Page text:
Iran claims it thwarted a “sabotage attack” on a nuclear facility
Tehran, Iran – The Iranian authorities have thwarted a “sabotage attack” against a civilian nuclear facility near the capital of the country, Iranian media reported on Wednesday. Details of the alleged incident remained scarce.
Nournews, a website believed to be aroundThe country’s Supreme National Security Council first reported the attack. The website said the move was foiled “before it caused any loss or damage to the sprawling center in Karaj town”. Authorities were said to be investigating the alleged sabotage but did not provide any further details about what it was or how it was carried out.
Karaj, a commuter city just 40 kilometers west of the capital Tehran, was one of the places across the country where major protests against the government had broken out in recent years.
When asked for comment, an Iranian official referred to the Nournews report. The official spoke on condition of anonymity as he was not allowed to discuss the matter with the media. The Iranian state television carried the report in its news ticker without giving any further details. The International Atomic Energy Agency, the United Nations body that oversees Tehran’s nuclear program, did not immediately respond to the request for comment.
The Iranian Atomic Energy Organization describes the Karaj Nuclear Center for Medicine and Agriculture as a facility founded in 1974 that uses nuclear technology to improve “the quality of soil, water, agriculture and livestock”.
The area is close to various industrial and government sites, including pharmaceutical manufacturing facilities where Iran manufactured its domestic coronavirus vaccine and cancer drugs. There is also a large research and test center for conventional missiles and a facility of the Iranian space agency near Karaj.
The reported sabotage follows several suspected attacks on Iran’s nuclear program in recent months as diplomatic efforts gain momentum in Vienna to revive Tehran’s tattered 2015 nuclear deal with world powers.
In what CBS News’ senior foreign correspondent Elizabeth Palmer says, it appears to have been a shot in the bow for Iran during the ongoing negotiations, according to the Biden administrationon Tuesday. The Justice Department said the websites were linked to efforts to spread disinformation among American voters.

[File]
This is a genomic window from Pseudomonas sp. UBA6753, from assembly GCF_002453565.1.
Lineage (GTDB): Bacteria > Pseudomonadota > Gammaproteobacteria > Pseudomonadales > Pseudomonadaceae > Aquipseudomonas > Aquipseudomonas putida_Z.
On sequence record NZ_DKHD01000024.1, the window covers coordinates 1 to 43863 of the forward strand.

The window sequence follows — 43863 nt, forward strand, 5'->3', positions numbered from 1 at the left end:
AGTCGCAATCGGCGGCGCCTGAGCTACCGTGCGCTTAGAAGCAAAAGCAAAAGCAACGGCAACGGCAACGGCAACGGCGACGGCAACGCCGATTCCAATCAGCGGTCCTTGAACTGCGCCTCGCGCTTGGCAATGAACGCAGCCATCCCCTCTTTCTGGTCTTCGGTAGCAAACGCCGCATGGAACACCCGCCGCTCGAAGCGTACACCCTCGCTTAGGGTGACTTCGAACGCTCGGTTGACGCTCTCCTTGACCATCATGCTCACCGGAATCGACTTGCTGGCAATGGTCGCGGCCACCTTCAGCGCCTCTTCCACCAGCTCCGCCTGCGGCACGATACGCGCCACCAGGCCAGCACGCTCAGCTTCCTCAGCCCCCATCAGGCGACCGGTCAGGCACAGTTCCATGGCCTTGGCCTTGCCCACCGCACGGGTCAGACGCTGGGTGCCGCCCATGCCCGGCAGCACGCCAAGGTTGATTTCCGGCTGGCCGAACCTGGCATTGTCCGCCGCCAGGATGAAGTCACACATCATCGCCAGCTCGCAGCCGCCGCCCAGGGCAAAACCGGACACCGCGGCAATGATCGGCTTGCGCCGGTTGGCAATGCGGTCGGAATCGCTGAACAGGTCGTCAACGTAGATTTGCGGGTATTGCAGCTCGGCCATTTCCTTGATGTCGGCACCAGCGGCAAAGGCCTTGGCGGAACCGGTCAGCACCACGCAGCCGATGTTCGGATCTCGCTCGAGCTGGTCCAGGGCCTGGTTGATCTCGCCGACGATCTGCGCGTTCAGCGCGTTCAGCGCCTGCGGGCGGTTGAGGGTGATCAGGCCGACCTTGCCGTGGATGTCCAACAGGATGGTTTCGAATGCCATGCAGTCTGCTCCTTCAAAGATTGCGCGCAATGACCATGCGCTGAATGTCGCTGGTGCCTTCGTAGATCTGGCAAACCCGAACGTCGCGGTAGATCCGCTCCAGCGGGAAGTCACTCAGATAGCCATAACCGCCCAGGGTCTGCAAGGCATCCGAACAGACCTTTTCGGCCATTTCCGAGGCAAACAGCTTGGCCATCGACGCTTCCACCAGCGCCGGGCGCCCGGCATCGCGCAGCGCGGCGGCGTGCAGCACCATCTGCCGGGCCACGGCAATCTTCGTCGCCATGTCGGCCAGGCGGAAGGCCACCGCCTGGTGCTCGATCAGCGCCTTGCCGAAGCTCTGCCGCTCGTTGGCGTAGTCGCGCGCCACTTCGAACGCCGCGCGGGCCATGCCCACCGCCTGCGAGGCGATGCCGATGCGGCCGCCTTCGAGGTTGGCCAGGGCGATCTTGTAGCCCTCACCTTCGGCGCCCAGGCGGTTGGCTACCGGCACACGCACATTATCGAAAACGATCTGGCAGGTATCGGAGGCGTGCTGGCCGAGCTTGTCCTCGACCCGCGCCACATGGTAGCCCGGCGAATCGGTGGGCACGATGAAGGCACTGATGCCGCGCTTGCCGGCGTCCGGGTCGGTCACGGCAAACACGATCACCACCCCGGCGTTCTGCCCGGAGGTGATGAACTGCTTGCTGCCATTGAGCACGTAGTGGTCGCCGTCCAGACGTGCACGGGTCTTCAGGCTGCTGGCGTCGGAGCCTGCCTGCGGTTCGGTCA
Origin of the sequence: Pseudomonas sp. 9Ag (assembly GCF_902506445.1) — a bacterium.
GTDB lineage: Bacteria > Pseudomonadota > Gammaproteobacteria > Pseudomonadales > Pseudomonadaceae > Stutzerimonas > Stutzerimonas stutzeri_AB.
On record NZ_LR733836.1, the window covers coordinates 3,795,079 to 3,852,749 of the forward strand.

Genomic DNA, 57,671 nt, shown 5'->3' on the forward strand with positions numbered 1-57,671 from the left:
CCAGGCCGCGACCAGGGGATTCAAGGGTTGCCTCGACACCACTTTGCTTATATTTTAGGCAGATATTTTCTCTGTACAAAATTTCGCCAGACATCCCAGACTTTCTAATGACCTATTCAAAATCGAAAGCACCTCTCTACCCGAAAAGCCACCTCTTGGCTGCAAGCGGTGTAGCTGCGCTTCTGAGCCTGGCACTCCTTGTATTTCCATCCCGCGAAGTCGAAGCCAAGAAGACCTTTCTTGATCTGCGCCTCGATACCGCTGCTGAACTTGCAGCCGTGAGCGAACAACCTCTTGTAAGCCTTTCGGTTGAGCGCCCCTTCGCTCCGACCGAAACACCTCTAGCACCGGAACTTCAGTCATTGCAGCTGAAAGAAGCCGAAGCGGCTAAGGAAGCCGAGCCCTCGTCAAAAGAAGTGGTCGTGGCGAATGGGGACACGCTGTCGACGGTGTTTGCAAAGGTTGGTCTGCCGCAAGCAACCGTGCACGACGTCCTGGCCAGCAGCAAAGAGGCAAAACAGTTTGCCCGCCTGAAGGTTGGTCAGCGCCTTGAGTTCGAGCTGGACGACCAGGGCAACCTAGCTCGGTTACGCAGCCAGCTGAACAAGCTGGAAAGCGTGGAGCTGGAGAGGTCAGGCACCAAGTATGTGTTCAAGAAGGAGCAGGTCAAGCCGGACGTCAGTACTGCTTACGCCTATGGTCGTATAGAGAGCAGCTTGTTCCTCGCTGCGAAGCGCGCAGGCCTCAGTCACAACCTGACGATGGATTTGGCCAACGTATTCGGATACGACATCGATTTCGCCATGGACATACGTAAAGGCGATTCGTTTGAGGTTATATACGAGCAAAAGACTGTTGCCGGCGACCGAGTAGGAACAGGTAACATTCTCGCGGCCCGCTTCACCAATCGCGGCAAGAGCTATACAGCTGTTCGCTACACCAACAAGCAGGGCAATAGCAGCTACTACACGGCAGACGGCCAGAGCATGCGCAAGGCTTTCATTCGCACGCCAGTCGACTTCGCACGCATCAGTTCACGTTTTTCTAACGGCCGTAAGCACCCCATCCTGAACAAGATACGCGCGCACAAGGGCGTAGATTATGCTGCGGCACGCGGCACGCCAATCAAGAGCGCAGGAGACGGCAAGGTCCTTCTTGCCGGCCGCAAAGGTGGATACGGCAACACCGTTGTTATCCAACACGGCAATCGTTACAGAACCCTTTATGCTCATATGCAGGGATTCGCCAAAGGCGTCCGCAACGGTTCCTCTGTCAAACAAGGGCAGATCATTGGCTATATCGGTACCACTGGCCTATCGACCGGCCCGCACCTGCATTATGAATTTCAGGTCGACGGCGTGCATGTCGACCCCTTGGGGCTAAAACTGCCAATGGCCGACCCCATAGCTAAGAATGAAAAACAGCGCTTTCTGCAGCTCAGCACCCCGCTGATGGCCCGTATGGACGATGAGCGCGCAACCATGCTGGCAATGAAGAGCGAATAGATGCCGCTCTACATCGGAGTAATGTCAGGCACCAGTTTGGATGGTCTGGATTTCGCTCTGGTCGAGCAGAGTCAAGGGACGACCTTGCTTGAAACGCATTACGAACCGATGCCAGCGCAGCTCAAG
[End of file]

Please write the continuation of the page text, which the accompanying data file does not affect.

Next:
Palmer said most websites would be up and running on various domains by Wednesday morning after the Iranian government ridiculed the American action as bullying, proving that the US didn’t really believe in freedom of expression.
In 2018, then-President Donald Trump unilaterally pulled the US out of the nuclear deal and re-imposed devastating sanctions, sparking a series of tense incidents that threatened the entire Middle East.
Iran’s underground nuclear facility at Natanz experienced one in Aprilthat damaged some of his centrifuges. Last July, the advanced centrifuge assembly plant in Natanz was struck by a mysterious fire that the authorities later described as sabotage. Iran is now rebuilding this facility deep inside a nearby mountain.
It is widely believed that Israel carried out the sabotage, although it did not claim it did. Iran also blamed Israel for Novemberwho had started the country’s military nuclear program decades earlier.
Trump’s decision to withdraw from the deal has resulted in Iran abandoning all restrictions on uranium enrichment over time. The country is now enriching uranium to 60%, its highest level ever, although it is still not weapon grade. Iran has stated that its nuclear ambitions are peaceful and that it will return to its commitments once the US lift its sanctions.
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